The Power of Print
I began my media career in newspapers some eighteen years ago. I soon moved into magazines and was hooked. In those early years, I think I thought that ink ran through my veins. Now, working across digital and print, not only can’t I shake the ink in my veins but it seems as if none of us can!
Have you heard that print is dead? It’s been proclaimed so many times, yet print endures. As silly as it sounds in retrospect, people once argued that photography would destroy painting with the same earnestness.
Consumers continue to engage with print in a tactile way; stocking up on magazines before a holiday or flight, pawing over the in-flight magazine or settling into one of the tens of millions of books we purchase annually. Printed material speaks differently to consumers; it’s personal, doesn’t need to be powered up or down, and, can be passed on or kept and treasured forever.
It’s a measure of the power of print that people have been announcing its death knells ever since the Internet started picking up steam, and yet Australians are still buying 18 million newspapers every week and 12 million magazines per month!
These numbers don’t even include the myriad forms of printed materials, such as postcards, business cards and leaflets which are given away for marketing purposes and other means of communication. Rather than dying, the industry continues to evolve, with new niche titles, contract publishing and self-publishing all flourishing.
For almost three years, we (Espresso Media) have been publishing Kudos, the in-room magazine for Quest Serviced Apartments. Despite the bulk of our work now involving digital in the mix, I still get a thrill turning the pages when the copies of Kudos arrive. So do Quest’s guests it would seem, given that almost every copy of every edition is taken from the room by a guest when they leave.
The readership is high; it would probably be safe to deduce that the pass-on rate is also rather high. It’s that tangible, sharable quality which means that print still works hard for the consumer and the brand.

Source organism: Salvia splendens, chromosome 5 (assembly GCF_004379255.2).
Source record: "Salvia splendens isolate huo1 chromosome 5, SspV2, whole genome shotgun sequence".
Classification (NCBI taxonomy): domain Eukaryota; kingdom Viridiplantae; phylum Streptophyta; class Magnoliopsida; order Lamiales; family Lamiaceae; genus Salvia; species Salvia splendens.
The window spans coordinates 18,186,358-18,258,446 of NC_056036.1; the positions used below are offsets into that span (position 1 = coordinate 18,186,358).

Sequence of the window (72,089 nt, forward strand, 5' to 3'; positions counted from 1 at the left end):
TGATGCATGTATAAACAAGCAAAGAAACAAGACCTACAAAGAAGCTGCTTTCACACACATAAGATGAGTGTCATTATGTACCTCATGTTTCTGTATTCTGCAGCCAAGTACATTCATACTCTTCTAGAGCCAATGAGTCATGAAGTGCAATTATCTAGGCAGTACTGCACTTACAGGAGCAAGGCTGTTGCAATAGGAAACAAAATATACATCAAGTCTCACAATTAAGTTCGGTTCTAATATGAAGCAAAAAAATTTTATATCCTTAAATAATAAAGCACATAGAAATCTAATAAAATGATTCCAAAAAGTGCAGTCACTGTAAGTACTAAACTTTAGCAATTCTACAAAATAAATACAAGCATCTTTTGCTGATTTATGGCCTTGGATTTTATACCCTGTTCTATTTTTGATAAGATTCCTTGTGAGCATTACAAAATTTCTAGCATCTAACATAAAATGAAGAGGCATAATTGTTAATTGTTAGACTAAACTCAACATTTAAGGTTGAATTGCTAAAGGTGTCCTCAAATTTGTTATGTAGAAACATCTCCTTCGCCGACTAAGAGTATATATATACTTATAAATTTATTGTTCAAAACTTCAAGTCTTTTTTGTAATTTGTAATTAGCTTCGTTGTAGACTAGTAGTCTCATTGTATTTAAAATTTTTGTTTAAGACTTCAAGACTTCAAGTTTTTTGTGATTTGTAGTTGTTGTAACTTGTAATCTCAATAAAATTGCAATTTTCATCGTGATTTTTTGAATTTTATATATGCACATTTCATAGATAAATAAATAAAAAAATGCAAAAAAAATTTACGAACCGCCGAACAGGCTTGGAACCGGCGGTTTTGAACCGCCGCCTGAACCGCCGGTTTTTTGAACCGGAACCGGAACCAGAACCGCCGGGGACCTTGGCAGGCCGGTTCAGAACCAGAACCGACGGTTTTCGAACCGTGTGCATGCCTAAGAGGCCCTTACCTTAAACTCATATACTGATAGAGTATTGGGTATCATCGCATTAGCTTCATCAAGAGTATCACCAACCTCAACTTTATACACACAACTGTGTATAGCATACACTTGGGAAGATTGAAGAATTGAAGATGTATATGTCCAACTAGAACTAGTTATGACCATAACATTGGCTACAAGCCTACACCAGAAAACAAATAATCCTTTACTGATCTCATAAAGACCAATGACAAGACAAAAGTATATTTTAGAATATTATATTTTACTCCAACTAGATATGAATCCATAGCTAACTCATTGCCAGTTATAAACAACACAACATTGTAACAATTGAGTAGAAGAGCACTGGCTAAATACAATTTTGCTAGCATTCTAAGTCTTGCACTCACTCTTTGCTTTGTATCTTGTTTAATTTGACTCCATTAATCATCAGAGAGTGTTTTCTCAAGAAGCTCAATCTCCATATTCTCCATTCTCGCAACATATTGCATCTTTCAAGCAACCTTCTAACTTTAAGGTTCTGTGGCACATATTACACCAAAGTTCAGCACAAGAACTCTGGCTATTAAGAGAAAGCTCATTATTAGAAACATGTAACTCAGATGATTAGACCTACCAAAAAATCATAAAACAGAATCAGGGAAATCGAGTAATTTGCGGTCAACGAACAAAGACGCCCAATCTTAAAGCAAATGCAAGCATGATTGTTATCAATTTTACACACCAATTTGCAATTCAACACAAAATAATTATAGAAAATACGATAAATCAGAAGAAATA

Print has evolved though. Today, print has to work harder to maintain its relevance in a world where people have adjusted their behaviour and are exposed to print as part of a digital mix (or even as an alternative). Print continues to act as a starting point, even for many digital campaigns, and involving print in the mix increases the longevity of these campaigns.
The Print Effect
Print, especially printed pieces with an online component for support, is still the most effective medium for specific types of messages. Holding a printed object in your hands provides greater tangible value than fleeting and transitory online links. It’s about more than just the raw information. Printed materials carry subtle messages of quality and value that don’t translate to websites. Some types of activities just work better with printed materials, such as a relaxing read, in-depth research or a targeted members-only magazine that builds brand authority and generates interest among non-members.
Print’s authority may even be increasing in the face of a constantly revised online world. The printed word can’t be changed, unlike websites and online media, giving print a unique sense of permanency for brand-building power.
Next time you hear that print isn’t doing so well, refer to this list of options and you’ll see that print still has a serious impact (and will for the foreseeable future).